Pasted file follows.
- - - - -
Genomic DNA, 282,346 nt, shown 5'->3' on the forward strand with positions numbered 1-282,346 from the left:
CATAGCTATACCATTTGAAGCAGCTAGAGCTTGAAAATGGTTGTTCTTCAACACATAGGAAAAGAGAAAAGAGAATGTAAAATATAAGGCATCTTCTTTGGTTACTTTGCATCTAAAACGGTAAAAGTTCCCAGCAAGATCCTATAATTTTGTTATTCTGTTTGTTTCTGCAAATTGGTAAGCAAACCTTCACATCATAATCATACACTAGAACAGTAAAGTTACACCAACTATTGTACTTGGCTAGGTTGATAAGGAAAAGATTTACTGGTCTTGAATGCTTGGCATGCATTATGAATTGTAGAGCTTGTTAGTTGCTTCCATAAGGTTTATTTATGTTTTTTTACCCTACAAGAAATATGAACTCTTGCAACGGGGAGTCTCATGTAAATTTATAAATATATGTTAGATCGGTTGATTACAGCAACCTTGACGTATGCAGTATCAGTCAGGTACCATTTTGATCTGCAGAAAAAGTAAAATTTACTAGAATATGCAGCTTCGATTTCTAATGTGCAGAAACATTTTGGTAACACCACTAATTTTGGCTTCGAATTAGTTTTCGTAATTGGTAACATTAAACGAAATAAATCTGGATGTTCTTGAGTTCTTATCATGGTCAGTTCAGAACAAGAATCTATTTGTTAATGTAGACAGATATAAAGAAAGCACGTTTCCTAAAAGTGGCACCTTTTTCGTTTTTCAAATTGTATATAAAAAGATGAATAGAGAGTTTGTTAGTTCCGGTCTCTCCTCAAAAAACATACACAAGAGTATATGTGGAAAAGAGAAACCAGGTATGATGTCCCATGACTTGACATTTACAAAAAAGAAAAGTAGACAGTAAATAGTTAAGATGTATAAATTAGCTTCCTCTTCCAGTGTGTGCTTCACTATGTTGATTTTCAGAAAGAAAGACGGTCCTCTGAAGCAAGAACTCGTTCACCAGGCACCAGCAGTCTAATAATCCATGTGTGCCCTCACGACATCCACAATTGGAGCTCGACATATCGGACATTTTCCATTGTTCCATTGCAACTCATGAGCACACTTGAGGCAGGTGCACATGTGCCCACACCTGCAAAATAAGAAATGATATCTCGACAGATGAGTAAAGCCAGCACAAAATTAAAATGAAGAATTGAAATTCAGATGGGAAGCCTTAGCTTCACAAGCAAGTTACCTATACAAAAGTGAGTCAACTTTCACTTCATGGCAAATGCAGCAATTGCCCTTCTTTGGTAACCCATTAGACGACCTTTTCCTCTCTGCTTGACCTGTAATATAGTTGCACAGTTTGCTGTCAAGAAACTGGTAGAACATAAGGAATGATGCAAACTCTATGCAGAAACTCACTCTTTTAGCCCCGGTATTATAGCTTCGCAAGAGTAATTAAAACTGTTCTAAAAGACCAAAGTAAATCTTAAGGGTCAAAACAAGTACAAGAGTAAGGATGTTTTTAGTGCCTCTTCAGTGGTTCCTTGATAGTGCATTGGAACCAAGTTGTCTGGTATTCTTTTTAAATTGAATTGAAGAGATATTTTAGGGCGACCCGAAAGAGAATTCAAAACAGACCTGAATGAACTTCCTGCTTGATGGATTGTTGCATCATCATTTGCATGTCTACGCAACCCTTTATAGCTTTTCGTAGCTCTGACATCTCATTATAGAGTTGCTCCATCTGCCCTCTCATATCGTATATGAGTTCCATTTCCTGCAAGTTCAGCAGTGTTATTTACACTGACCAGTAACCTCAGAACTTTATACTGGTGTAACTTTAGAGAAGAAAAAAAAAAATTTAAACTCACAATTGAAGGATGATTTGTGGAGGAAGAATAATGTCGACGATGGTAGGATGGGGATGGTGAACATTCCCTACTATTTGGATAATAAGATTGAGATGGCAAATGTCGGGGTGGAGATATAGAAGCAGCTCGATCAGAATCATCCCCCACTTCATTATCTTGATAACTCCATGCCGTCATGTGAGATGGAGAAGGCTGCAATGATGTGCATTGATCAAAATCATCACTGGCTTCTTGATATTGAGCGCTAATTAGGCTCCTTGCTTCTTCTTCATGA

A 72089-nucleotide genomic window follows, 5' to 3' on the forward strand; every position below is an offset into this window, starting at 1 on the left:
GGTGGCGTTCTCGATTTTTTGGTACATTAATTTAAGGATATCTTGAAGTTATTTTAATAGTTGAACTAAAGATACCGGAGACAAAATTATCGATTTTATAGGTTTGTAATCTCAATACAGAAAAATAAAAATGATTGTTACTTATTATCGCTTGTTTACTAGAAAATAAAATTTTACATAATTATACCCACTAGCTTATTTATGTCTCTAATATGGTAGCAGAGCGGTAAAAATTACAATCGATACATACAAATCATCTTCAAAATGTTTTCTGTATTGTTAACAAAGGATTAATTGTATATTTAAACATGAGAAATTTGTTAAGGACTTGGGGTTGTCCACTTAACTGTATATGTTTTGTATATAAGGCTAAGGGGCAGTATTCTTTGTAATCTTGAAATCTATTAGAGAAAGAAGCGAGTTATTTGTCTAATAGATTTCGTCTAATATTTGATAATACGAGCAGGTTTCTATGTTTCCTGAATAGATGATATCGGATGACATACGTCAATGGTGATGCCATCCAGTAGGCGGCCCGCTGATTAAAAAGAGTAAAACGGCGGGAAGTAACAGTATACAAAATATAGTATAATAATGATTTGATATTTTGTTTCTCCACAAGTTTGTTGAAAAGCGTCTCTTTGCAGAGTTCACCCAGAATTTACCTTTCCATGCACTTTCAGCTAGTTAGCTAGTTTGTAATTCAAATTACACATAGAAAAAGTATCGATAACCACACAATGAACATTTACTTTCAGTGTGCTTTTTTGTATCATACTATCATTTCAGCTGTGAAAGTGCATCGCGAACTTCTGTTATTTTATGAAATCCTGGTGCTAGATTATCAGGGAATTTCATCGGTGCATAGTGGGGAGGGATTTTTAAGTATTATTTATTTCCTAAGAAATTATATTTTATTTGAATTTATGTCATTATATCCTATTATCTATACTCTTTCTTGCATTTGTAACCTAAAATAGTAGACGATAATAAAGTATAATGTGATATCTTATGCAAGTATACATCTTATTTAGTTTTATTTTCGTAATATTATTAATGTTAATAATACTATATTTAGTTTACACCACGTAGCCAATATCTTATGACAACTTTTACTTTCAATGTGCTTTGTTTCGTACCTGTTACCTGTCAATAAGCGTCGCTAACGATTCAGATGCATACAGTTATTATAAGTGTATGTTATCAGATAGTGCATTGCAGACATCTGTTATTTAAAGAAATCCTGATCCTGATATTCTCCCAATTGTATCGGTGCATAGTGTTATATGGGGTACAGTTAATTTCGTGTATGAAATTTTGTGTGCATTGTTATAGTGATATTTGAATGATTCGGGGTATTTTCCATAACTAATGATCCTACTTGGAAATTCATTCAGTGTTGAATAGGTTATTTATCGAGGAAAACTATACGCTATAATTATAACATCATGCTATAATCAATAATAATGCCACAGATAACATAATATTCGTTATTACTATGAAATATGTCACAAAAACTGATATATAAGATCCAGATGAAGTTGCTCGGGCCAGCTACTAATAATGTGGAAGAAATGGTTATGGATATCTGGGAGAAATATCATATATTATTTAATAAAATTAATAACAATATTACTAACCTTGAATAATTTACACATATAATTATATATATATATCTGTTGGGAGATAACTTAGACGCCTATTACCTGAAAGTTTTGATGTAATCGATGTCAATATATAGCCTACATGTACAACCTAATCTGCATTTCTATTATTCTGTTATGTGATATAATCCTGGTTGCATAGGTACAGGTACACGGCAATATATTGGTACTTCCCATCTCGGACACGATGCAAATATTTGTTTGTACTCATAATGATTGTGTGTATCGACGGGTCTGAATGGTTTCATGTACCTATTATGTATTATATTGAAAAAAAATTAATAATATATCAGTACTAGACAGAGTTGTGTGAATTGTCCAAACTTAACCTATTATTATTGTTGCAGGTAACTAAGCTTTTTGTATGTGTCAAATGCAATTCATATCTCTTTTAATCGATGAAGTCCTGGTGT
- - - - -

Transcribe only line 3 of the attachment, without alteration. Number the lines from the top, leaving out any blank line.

A 72089-nucleotide genomic window follows, 5' to 3' on the forward strand; every position below is an offset into this window, starting at 1 on the left: